The emergence of foreign brands of rice in the Nigerian market has become a source of concern to producers of rice in Nigeria.

Hence, they have called on the Nigerian Customs Service (NCS) to step up their game in the fight against rice smugglers that are flooding the markets with imported rice.


Markets in Kano, Jigawa, and Katsina states respectively have been flooded with brands of foreign rice from countries including Thailand and India.

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The only way to get out of this is for the Nigeria Customs Service to step up and do their job diligently.

This development would negatively affect local production of rice, revenue generation for the country and income for farmers.


In August 2019, the Federal Government directed the closure of all land borders to stop the smuggling of imported rice.

Porous Borders

However, on December 16, 2020, President Muhammadu Buhari ordered the reopening of four borders: Seme in Lagos, Illela in Sokoto, Maigatari in Jigawa, and Mfum in Cross River.

Also, in April 2022, Buhari, through the Nigeria Customs Service (NCS), approved the reopening of four more: Idiroko in Ogun, Jibiya in Katsina, Kamba in Kebbi and Ikom in Cross River.

However, a new report by Economic Confidential, entitled: “How illicit rice importation threatens FG’s agricultural sector interventions”, shows foreign rice is back in circulation.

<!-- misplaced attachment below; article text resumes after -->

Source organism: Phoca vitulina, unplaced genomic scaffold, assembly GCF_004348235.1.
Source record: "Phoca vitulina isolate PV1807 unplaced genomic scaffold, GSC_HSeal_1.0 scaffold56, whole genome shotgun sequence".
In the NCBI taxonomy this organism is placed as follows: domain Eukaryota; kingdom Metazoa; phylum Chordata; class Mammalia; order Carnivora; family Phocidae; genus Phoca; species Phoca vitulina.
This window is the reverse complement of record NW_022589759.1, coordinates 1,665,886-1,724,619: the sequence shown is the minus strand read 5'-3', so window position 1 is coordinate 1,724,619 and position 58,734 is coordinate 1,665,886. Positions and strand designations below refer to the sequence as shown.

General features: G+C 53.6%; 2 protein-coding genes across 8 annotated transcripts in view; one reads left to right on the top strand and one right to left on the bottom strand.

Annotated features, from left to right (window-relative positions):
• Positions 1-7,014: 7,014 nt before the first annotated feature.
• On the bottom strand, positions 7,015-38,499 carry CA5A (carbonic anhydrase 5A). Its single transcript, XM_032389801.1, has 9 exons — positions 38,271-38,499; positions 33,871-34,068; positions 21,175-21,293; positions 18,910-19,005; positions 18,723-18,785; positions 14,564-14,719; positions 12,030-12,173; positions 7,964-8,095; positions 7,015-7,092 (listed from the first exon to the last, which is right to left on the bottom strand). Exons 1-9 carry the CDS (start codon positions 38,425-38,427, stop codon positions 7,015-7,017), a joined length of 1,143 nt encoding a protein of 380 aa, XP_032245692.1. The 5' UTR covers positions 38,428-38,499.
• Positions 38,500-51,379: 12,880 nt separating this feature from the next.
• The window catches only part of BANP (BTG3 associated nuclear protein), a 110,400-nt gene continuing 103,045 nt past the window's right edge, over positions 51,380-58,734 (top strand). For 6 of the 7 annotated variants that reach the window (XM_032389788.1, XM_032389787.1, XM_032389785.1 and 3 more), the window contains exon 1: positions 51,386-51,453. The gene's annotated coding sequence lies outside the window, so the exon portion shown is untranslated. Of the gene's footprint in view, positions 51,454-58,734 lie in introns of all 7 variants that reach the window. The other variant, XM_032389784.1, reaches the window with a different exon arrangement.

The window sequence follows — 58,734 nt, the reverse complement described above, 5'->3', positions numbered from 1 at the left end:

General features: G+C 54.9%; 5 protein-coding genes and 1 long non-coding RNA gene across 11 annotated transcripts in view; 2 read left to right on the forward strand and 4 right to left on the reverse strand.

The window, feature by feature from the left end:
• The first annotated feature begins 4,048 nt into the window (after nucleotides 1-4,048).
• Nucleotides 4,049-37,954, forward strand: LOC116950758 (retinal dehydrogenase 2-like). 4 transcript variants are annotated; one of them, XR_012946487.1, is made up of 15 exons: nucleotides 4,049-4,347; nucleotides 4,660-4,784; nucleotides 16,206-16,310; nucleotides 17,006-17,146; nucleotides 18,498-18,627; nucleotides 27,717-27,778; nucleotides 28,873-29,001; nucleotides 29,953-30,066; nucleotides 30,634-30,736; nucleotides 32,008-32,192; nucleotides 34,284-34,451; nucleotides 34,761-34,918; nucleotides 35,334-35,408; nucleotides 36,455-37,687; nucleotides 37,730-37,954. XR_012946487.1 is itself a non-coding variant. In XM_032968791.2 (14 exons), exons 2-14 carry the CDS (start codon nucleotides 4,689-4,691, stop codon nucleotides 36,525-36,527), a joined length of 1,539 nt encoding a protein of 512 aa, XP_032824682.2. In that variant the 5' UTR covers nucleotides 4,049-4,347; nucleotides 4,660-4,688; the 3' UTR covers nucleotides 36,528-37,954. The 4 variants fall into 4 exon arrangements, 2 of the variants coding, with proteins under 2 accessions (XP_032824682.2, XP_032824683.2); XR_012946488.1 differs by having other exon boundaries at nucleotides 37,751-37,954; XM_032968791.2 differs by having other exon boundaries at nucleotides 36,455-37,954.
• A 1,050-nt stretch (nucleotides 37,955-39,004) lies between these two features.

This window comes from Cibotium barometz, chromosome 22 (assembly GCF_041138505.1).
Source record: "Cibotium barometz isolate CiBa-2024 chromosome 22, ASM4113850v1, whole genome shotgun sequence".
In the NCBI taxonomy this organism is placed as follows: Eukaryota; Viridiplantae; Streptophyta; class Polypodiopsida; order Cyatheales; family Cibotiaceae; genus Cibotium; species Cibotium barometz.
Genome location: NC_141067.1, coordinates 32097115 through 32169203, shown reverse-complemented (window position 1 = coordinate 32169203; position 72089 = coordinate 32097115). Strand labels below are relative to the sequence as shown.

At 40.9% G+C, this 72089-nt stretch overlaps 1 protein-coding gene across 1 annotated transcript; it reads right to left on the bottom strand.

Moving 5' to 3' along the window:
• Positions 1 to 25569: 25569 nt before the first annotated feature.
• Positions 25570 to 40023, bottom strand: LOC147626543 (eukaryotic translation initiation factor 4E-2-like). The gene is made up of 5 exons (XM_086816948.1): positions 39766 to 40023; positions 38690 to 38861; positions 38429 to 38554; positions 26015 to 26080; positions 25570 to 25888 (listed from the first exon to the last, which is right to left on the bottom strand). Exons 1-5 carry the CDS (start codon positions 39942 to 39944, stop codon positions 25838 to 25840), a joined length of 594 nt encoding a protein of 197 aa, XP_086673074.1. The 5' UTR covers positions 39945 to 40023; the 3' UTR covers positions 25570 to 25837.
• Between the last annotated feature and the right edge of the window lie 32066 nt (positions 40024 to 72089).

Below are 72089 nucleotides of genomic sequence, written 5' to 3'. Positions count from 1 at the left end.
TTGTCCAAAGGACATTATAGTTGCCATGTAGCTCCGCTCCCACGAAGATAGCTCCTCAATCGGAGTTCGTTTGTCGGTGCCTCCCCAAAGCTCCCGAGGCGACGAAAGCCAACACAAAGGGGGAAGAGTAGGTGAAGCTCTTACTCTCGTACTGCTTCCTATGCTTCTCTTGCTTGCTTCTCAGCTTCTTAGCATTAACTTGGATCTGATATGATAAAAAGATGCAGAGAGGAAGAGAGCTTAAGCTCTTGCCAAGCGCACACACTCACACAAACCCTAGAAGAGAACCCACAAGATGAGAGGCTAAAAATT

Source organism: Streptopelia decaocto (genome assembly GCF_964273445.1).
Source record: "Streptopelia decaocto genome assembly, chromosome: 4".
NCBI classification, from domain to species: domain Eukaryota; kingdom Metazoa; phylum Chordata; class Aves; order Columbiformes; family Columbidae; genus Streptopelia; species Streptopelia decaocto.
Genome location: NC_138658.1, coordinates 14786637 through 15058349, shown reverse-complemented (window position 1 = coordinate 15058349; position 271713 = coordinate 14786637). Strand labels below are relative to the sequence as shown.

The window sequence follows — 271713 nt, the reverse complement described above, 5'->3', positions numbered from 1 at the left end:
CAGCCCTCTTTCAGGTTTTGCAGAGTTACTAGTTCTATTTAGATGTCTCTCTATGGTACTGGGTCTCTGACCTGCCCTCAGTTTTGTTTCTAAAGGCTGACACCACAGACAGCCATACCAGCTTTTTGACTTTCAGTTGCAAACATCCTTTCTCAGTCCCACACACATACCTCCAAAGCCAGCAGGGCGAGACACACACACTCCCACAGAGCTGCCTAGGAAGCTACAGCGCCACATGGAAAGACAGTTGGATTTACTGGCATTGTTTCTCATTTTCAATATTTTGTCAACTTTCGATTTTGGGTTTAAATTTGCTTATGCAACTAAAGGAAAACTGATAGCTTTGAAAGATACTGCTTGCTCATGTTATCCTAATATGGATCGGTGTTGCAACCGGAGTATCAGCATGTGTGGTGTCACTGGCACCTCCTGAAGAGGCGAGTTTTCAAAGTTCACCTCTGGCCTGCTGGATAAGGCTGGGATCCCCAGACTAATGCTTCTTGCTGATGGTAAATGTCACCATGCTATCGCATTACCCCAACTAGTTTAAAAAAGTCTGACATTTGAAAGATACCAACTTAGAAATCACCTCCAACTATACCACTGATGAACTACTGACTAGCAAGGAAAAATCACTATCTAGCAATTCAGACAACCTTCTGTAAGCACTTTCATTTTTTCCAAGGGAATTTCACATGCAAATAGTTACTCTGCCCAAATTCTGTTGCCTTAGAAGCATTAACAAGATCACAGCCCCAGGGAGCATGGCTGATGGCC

Upon demand in markets such as Kura Rice Market in Kano, Central Market in Katsina, and Ultra Modern Market in Jigawa, foreign rice is presented to intending buyers.

Price Of A Bag Rice 

A processor of rice in Lagos, Kingsley Muoneke, explained that foreign rice has resurfaced in the markets and it costs less because smugglers don’t pay levies or tax to the government.


Thailand rice is sold between ₦34,000 to ₦37,000.

Local rice sighted in the market were Umza, Al-Hamad rice, Gerawa rice, Labana Rice, Mighty Pure Rice, Tiamin, Fursa and Tomato King.

In the Southern part of Nigeria, it was found that the market price for illegally imported rice is less than the locally-produced ones.

Kingsley said the cost varies and was pegged according to the proximity of the markets to borders through which the staple food is smuggled.

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“At the warehouse, rice trades between ₦27,000-₦28,000. But when moved from Alaba Rago, Sango Otta or Ijebu Ode, they add ₦1000-₦1500 depending on transportation and security personnel they settle before reaching the market.”

The dealer added that smuggled rice is mostly sold between ₦30,000-₦31,500, while those produced in Nigeria goes for about ₦33,000.

Furthermore, Kingsley revealed that made-in-Nigeria rice is sometimes cloned through repackaging and sold to consumers as foreign.


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